Harbin: Chinese city freezes over for its first post-Covid ice festival

By Alvaro Alfaro

Harbin, China, Dec 24 (EFE).- Thousands of people are flocking to the northeastern Chinese city of Harbin, attracted by its freezing temperatures and its Ice and Snow Festival, which is being held for the first time since the pandemic and the end of China’s tough ‘zero covid’ policy.

More than two million people are expected to visit during the event, which opened on 18 December and will run until the end of February or the beginning of March, Zhang Guihai, president of the Ice and Snow Festival Research Institute, explained to EFE.

This edition of the festival will be the first after the pandemic and the end of the ‘zero covid’ policy, a period during which the event was still held “but with fewer visitors”, a representative of the organization told EFE.


Huge structures made of blocks of ice, some of which are reminiscent of real landmarks such as the Temple of Heaven in Beijing, are spread over 810,000 square meters.

At the center of the complex stands the main tower, called the “Crown of Ice and Snow”, which is 43 meters high, equivalent to a 16-storey building.

The festival can be visited both during the day, when the constructions can be seen in the translucent color of the ice that forms them, and at night, when they are illuminated by brightly coloured lights.

Apart from the sculptures, there are numerous ice slides, one of which is 521 meters long, making it the longest the park has built to date, and a 120-meter-high Ferris wheel.

But it is not all fun and games, and visitors must be prepared before venturing into the park as temperatures can plummet to -30C after sunset.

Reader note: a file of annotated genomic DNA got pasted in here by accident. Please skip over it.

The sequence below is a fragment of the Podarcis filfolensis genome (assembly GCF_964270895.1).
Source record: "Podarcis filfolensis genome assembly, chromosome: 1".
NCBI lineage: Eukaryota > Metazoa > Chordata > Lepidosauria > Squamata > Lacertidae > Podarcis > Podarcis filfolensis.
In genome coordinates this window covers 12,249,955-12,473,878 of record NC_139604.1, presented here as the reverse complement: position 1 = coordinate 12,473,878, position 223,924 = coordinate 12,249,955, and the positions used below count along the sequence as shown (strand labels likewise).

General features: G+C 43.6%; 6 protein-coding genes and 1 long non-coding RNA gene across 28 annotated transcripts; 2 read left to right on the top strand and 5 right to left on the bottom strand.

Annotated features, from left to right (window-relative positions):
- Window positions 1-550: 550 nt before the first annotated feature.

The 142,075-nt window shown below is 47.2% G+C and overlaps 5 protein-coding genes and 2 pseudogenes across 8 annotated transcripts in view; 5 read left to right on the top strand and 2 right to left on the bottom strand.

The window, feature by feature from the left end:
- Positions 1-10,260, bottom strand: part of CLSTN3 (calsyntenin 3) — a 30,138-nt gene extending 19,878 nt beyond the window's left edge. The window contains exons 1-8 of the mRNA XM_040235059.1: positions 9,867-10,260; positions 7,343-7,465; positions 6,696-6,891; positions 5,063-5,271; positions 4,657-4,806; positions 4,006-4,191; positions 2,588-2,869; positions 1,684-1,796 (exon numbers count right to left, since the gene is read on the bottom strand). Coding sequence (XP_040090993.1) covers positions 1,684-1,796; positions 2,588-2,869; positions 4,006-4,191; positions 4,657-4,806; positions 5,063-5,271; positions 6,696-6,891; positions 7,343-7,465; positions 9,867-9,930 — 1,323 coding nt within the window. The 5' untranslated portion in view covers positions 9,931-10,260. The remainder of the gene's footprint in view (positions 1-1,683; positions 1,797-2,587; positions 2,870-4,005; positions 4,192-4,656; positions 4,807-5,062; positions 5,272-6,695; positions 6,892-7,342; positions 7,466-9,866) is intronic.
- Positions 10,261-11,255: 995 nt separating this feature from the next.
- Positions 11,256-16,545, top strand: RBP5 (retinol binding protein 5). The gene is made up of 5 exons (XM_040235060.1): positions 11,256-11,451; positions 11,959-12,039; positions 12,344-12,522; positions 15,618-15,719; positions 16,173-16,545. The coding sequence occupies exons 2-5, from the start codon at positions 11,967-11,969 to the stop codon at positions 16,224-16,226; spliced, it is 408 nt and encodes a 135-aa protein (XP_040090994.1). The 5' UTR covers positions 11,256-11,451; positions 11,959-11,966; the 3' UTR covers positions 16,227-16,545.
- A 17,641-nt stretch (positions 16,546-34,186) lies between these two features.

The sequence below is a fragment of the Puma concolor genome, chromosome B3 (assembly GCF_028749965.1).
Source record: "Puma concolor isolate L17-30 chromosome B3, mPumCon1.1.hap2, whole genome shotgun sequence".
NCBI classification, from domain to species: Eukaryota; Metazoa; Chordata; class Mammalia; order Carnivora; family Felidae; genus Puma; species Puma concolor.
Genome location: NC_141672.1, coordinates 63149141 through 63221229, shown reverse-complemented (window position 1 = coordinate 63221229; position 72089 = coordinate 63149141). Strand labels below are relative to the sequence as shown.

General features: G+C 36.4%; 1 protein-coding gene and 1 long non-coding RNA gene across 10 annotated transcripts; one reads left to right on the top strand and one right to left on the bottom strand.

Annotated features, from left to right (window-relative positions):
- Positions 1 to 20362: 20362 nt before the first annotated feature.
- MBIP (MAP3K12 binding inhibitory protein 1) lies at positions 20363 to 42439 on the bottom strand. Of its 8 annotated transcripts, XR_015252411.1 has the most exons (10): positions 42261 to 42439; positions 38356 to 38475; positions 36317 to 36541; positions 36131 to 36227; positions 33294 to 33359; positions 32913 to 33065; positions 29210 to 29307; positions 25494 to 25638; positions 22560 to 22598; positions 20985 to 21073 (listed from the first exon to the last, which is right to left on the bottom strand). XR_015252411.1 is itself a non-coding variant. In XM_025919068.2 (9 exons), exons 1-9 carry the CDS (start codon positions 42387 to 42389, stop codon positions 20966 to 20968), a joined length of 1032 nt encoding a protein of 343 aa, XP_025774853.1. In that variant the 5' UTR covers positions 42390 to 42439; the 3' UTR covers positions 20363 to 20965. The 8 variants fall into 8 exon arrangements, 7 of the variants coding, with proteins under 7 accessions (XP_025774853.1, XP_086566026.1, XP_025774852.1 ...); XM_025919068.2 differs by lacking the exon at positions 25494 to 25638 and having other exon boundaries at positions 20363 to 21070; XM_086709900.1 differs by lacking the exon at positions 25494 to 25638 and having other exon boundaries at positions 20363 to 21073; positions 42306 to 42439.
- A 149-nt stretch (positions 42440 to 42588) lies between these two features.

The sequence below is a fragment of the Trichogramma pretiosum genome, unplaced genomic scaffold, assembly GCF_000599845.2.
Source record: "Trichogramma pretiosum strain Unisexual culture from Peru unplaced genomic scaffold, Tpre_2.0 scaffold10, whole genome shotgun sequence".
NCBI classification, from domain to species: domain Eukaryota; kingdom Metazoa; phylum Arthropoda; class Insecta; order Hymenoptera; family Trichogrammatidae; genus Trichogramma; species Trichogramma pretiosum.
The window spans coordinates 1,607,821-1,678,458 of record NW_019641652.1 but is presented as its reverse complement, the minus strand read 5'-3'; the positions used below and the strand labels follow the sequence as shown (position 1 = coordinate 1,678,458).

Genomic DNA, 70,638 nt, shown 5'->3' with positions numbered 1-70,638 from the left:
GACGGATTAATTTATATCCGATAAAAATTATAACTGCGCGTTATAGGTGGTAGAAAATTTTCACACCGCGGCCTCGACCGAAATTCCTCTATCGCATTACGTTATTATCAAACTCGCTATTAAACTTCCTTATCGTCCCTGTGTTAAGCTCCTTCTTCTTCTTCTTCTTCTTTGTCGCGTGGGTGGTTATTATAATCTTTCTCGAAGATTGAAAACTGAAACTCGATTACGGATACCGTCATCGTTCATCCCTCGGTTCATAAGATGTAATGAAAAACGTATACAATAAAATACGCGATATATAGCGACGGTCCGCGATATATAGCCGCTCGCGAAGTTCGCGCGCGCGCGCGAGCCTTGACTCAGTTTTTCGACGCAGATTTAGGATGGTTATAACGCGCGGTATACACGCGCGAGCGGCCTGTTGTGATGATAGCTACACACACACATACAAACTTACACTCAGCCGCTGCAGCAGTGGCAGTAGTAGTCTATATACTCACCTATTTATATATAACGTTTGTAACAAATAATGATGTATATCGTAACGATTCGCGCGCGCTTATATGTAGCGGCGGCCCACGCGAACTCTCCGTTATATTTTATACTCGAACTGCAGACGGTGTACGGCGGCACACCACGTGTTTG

The organizers recommend wearing a thick hat, a woolen scarf, gloves made of “quality materials”, velvet masks and wearing the right kind of socks.


The more than 200,000 cubic meters of ice used for the constructions come from the nearby frozen Songhua River.

Since the end of November, nearly 10,000 workers have been working around the clock for 15 days to assemble the structures in temperatures as low as -20C.

The buildings will remain standing and open to visitors until late February or early March, depending on when temperatures start to rise in the northeastern city.

According to Zhang, when the time comes, the constructions will simply “melt and flow back into the Songhua, creating zero pollution”, although on previous occasions it has required the intervention of professionals to dismantle the larger sculptures, whose collapse could be dangerous.


This is the first festival to be held after China’s restrictive ‘zero covid’ policy.

On the first day of official operation of this year’s edition, the complex welcomed more than 40,000 visitors, exceeding the organizers’ expectations, who were forced to apologize the following day for the long queues at the entrance.

The park authorities are expecting more than 500 million yuan (70 million dollars) in ticket sales for this year’s event.

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